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Am J Hematol. 2001 Dec;68(4):231-6.

Invasive aspergillosis in haematological malignancies: clinical findings and management for intensive chemotherapy completion.

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  • 1Department of Haematology, Niguarda Ca' Granda Hospital, Milan, Italy.


Sixty-one cases of Aspergillus infection (35 acute myeloid leukemia, 15 acute lymphoid leukemia, one myelodysplastic syndrome, two aplastic anemia, eight non-Hodgkin's lymphoma) seen in our department between January 1989 and July 1999 were studied retrospectively to evaluate the clinical characteristics, to ascertain the factors that influenced the outcome from mycotic infections, and whether early diagnosis and prolonged therapy permitted completion of scheduled intensive chemotherapy and bone marrow transplantation (BMT) without fungal recurrence. The patients were divided into three diagnostic categories: proven aspergillosis (autoptic or histologic diagnosis) n = 39, probable aspergillosis (radiological diagnosis with positive microbiology) n = 9, and possible aspergillosis (radiological diagnosis alone) n = 13. In the same period among 675 acute leukemia patients the incidence of proven or probable aspergillosis was 7.1%. At onset of infection 92% of patients were neutropenic (< 0.5 x 10(9)/L). The most frequent site of infection was the lung (90%); disseminated disease was present in 20 patients. Among 44 assessable patients, 12 (27%) failed to respond to early antifungal therapy and died. Thirty-two patients were cured with antifungal treatment, three of five nonneutropenic with only itraconazole, the others with amphotericin B 1 mg/Kg/day with or without itraconazole subsequently or with liposomal amphotericin, Ambisome, if renal toxicity occurred. Twenty-four of 29 neutropenic responders, all affected by acute leukemia, continued scheduled intensive chemotherapies. Pulmonary lobectomy was successfully combined with medical treatment in two cases before scheduled BMT. After infection nine patients were submitted to BMT (six allo, one marrow unrelated donor (MUD), two auto) with Ambisome or itraconazole as secondary prophylaxis without fungal relapse (follow-up: 25-99 months). The median time from fungal infection to transplant was five months, range 3-10. Thirteen of 29 surviving patients had leukemia relapse, but only three (23%) of these showed also fungal infection recurrence. In conclusion, a high index of suspicion and careful clinical and radiological examinations are the key to identifying infected patients early and to programming the following therapeutic steps. Above all in leukemia patients, prompt and aggressive administration of antifungal agents seems to improve the outcome of invasive fungal disease and to permit intensive chemotherapy completion and transplant.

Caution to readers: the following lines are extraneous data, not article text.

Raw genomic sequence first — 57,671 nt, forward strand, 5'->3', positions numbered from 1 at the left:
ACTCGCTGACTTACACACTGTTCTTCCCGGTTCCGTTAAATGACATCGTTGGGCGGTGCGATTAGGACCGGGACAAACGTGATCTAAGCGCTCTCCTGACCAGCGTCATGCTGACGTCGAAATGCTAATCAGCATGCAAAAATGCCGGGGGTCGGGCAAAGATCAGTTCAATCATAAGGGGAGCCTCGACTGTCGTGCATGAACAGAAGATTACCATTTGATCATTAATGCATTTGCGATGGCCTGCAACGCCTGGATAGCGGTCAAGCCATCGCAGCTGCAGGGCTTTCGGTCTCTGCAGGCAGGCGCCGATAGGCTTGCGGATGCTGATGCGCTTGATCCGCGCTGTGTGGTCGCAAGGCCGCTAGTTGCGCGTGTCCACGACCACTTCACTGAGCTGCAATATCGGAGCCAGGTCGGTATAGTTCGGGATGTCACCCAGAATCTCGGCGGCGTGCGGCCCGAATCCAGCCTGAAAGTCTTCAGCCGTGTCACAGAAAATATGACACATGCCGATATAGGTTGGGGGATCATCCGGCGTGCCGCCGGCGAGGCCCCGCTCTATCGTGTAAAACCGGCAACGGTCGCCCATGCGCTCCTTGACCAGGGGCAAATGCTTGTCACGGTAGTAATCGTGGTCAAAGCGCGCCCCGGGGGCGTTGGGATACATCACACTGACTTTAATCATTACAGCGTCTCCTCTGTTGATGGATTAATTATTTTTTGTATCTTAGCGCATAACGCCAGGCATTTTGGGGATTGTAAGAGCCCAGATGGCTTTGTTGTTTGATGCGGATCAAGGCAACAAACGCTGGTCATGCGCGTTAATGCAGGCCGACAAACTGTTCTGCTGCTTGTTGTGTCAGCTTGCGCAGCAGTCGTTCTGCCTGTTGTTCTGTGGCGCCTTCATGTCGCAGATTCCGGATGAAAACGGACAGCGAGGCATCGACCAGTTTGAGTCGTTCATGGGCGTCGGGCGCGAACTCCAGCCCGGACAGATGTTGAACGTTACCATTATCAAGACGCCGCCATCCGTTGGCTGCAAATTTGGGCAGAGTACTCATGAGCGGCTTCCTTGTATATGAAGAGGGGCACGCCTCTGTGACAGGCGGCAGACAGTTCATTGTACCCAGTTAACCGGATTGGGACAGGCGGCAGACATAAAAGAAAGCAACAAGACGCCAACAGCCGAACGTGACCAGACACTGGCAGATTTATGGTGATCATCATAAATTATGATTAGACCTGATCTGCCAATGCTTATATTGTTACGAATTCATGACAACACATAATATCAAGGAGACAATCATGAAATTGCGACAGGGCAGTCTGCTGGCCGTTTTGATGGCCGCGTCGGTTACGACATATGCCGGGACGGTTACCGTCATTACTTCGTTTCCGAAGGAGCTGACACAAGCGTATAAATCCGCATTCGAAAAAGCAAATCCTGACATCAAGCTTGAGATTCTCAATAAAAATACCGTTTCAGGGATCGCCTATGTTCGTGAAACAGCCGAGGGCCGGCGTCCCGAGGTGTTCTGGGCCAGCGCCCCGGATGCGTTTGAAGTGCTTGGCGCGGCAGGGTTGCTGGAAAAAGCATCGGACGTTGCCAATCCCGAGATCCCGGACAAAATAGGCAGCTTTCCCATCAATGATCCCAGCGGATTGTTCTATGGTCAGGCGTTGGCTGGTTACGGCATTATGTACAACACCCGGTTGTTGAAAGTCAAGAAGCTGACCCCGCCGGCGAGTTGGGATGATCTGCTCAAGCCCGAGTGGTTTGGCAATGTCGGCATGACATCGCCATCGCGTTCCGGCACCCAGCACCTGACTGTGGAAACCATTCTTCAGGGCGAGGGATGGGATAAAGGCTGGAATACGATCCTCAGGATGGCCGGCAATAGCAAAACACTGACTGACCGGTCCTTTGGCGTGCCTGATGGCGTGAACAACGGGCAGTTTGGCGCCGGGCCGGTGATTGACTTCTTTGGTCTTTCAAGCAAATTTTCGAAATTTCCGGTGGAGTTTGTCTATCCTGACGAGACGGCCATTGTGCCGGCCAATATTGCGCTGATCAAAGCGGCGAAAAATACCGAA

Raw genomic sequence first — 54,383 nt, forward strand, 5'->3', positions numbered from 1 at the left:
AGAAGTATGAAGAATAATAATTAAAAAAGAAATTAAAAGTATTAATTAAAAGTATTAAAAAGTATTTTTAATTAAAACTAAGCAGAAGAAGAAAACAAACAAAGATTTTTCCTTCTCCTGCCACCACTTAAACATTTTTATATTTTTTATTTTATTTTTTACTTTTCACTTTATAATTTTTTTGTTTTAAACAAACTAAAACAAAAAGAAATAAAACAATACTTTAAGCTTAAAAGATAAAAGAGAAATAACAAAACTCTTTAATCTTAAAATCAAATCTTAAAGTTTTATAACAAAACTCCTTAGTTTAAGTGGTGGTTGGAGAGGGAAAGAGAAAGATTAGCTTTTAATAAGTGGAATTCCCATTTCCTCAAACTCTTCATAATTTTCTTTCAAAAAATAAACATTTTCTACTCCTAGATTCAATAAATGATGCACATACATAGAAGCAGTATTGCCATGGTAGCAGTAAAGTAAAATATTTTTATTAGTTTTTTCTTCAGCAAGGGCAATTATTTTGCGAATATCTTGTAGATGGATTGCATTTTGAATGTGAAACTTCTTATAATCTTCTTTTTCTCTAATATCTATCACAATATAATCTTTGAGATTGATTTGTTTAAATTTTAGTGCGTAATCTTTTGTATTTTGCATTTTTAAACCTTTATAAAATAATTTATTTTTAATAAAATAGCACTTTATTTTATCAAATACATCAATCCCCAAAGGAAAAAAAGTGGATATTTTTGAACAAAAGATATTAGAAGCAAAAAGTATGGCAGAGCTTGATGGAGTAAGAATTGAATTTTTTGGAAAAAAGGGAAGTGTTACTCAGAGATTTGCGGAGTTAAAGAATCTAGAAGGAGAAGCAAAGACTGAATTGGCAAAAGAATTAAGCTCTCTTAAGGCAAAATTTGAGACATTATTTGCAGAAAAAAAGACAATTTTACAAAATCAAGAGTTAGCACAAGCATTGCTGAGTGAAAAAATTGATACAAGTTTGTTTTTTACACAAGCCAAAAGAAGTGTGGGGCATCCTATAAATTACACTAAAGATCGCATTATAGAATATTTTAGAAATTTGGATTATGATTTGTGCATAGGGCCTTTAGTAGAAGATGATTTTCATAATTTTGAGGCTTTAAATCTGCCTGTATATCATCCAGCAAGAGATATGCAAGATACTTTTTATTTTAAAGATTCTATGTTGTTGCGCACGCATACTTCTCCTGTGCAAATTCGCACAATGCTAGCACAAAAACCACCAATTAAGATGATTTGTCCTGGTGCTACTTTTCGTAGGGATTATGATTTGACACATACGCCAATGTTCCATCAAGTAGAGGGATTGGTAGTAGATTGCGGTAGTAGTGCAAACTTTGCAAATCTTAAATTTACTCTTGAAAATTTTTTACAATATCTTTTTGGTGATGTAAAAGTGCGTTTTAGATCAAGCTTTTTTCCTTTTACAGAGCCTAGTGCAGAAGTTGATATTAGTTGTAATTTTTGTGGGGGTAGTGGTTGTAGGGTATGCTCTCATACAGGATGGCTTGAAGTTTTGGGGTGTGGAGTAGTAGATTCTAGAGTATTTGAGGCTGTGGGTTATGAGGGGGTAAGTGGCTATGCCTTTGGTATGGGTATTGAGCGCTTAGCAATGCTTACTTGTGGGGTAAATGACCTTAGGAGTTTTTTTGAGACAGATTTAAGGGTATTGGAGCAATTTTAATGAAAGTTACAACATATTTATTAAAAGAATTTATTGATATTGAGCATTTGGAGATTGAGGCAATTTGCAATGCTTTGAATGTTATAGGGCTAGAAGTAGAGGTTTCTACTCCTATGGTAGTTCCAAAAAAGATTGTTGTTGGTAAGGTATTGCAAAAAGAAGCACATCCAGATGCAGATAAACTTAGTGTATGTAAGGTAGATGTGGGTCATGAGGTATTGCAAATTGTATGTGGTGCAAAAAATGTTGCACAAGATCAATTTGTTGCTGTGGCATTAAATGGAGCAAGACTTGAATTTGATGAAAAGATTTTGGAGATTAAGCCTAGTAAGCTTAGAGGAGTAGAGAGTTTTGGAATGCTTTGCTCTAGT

Copyright 2001 Wiley-Liss, Inc.

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